The Problem with Christians and AIDS Activism

Today, of course, is AIDS awareness day. However, many Christians are unsympathetic to the whole epidemic, and this has subjected them to attack from the likes of Rick Warren, to say nothing of those on the left.

The basic problem, as is the case with many things, is political.

Back in the 1980’s, gay activists made the decision to couple AIDS awareness and the advancement of the gay agenda. You do one, you accept the other. Their idea was to play on people’s sympathies to advance themselves. In doing this they made suffering and dying from AIDS for homosexuals what martyrdom is for jihadis, i.e., a sacrament.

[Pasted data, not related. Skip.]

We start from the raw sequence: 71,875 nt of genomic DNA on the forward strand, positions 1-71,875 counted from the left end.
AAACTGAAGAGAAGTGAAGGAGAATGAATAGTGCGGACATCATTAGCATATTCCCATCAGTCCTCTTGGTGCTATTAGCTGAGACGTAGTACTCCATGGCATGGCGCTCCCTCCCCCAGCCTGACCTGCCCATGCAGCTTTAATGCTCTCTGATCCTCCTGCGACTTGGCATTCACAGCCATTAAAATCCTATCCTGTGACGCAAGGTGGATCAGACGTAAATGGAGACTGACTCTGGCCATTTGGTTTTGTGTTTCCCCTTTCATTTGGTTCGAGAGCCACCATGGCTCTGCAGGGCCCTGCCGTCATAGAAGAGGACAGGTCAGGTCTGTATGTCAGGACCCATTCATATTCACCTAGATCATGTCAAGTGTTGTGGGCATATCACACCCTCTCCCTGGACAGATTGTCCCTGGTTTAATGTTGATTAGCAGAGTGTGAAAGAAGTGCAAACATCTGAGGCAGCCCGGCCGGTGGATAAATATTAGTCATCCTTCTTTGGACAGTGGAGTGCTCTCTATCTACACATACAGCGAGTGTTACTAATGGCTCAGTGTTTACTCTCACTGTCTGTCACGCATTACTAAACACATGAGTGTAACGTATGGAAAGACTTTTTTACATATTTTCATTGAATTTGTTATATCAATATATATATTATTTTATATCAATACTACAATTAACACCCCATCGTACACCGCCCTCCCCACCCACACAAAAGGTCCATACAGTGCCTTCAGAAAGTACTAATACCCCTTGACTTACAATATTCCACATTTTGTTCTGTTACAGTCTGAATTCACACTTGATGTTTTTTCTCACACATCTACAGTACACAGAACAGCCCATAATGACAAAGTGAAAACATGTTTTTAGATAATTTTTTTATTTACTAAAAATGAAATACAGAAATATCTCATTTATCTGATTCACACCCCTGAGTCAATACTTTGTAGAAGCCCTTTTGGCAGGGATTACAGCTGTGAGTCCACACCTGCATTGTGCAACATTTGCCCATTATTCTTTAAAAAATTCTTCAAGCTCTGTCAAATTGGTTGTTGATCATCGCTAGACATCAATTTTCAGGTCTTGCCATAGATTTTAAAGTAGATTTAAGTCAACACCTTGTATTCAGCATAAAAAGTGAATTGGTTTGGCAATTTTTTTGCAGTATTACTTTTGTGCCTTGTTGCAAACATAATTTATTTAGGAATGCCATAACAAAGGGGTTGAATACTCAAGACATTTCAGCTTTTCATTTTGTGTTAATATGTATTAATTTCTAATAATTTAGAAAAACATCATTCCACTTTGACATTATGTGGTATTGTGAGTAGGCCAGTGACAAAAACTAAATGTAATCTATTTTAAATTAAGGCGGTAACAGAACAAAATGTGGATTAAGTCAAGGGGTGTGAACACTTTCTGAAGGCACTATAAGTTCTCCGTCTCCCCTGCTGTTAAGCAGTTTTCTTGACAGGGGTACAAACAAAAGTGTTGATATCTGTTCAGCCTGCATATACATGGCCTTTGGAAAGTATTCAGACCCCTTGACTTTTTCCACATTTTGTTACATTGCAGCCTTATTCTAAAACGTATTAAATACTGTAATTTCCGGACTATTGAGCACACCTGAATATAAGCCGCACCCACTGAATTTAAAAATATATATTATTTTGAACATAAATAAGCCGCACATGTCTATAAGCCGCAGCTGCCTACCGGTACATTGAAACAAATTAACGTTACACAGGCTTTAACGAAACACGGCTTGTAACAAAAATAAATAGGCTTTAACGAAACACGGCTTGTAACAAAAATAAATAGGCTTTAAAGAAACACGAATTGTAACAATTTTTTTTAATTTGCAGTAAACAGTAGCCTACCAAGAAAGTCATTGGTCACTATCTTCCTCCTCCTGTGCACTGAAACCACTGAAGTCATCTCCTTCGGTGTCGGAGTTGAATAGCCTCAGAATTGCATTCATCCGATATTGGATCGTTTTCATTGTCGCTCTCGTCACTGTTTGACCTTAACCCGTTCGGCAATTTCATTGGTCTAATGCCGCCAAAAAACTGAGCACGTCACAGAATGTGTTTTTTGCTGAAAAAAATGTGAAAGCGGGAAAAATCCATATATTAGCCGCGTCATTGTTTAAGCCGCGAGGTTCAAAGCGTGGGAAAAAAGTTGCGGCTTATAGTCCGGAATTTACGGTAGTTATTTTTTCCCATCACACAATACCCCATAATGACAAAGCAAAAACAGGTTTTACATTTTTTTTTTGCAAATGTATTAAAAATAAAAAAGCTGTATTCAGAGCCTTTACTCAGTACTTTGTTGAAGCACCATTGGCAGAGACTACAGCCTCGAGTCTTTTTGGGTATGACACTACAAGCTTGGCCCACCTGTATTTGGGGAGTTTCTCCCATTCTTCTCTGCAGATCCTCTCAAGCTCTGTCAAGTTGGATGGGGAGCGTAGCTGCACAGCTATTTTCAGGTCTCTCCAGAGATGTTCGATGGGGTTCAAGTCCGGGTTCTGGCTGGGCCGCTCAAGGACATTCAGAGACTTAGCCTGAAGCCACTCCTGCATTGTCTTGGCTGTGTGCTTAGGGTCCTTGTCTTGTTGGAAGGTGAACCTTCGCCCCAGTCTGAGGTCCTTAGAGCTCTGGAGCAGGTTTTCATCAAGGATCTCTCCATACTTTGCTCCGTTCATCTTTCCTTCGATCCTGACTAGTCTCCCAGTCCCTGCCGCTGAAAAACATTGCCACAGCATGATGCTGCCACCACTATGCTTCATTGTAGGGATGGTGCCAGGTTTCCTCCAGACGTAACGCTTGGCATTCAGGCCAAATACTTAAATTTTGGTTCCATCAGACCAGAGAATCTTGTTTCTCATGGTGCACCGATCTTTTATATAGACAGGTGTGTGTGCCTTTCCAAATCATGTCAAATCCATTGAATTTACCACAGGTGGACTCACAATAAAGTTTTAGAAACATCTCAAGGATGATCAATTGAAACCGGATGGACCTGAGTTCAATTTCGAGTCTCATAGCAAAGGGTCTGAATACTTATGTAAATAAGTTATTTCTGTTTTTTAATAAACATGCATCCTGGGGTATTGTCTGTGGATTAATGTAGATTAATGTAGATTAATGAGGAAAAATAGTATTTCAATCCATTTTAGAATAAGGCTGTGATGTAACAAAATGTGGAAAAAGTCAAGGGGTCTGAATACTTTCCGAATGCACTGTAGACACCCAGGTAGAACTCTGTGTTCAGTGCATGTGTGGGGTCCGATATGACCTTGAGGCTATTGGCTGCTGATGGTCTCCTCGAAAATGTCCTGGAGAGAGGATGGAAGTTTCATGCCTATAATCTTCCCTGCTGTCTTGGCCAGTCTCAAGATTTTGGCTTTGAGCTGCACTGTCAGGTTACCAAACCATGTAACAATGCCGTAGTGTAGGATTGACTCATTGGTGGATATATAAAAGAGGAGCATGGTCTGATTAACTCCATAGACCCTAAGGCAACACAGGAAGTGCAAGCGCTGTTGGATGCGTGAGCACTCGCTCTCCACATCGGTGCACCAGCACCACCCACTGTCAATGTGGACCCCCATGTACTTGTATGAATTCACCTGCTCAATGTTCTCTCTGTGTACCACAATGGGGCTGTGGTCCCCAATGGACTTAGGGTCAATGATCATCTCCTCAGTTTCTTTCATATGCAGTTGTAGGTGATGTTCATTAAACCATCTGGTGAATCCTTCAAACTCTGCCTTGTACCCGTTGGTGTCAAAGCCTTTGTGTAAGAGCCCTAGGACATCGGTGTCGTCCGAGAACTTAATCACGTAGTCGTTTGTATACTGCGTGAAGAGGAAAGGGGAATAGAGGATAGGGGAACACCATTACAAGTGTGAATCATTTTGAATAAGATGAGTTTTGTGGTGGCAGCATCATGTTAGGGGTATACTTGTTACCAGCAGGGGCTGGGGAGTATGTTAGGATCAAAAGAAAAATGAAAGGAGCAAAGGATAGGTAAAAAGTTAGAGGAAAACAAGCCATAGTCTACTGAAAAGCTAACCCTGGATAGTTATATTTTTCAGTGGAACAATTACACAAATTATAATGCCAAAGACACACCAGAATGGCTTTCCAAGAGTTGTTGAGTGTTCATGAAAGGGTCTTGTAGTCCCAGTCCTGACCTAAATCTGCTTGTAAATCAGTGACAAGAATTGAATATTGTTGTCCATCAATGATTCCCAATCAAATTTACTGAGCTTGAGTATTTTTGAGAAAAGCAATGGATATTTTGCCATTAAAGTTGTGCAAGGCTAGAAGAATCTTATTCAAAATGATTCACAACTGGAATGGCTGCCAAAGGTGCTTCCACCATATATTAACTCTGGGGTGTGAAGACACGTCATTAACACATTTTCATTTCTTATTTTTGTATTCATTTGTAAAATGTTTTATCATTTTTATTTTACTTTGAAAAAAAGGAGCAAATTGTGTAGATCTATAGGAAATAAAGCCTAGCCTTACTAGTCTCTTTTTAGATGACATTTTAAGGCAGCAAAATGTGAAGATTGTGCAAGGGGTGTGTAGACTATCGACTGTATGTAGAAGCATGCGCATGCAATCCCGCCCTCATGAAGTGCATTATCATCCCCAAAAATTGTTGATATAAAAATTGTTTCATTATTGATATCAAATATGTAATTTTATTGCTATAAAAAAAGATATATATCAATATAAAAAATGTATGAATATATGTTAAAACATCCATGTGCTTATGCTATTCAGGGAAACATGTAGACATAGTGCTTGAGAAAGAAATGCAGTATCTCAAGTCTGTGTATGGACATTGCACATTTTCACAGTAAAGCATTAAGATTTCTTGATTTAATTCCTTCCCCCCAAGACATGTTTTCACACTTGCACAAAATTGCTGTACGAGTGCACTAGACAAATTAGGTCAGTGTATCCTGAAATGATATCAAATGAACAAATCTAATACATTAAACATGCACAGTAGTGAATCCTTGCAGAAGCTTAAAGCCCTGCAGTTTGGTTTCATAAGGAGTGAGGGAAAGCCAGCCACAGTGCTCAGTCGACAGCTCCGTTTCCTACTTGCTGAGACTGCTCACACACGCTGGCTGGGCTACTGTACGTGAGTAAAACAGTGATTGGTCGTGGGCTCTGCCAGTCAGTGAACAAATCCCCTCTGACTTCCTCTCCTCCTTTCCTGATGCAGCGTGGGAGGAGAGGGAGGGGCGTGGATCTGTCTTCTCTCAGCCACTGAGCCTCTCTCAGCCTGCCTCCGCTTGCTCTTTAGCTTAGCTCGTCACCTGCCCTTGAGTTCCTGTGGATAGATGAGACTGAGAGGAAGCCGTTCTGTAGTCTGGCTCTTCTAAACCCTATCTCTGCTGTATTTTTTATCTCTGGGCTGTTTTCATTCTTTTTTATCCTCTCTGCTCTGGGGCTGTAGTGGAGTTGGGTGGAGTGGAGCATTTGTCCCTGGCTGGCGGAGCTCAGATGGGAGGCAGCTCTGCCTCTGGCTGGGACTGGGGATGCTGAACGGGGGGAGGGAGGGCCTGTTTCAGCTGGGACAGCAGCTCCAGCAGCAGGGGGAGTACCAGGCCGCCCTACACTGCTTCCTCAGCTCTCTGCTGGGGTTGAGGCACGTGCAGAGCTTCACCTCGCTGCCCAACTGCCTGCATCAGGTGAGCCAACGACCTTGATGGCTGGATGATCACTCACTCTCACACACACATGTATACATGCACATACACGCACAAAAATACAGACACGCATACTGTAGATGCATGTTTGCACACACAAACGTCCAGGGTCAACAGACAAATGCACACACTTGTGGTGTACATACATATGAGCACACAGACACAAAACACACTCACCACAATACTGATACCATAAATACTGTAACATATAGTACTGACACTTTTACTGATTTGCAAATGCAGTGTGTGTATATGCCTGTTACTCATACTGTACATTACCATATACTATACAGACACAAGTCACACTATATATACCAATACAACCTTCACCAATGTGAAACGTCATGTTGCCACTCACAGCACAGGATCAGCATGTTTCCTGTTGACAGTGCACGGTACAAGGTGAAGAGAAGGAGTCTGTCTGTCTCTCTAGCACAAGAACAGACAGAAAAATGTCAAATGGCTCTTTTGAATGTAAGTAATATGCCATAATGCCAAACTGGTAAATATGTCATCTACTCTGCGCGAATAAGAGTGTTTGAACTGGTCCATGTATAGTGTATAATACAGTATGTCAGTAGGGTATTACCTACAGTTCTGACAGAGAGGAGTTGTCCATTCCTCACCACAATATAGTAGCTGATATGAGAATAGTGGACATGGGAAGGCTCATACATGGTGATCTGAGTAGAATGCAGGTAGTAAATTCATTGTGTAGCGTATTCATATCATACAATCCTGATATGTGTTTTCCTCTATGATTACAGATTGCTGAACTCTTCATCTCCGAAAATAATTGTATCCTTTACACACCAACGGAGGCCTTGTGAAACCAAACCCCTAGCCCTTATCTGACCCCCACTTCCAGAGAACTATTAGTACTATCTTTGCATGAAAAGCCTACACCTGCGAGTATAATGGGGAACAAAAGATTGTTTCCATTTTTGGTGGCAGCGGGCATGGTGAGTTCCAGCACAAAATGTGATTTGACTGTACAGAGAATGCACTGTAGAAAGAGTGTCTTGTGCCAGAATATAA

The backwash for this was that those who had no sympathies with the homosexual agenda don’t have any for AIDS either, even though most AIDS sufferers outside the developed world didn’t acquire the disease from homosex, and many not even voluntarily. As was the case with gay marriage, the leadership of the homosexual community isn’t as clever as it thinks it is.

This, to my mind, is the central reason why curing AIDS is so far down the list of most Christians’ agenda. It’s unfair for those in the developed world, where the best long-term hope comes from the abstinence programmes that Christian churches advocate. But the developed world and the Third World frequently run at cross-purposes with each other. And if that conflict isn’t resolved–a scenario that influenced The Island Chronicles–the AIDS business will fall further down people’s agenda than it already has.

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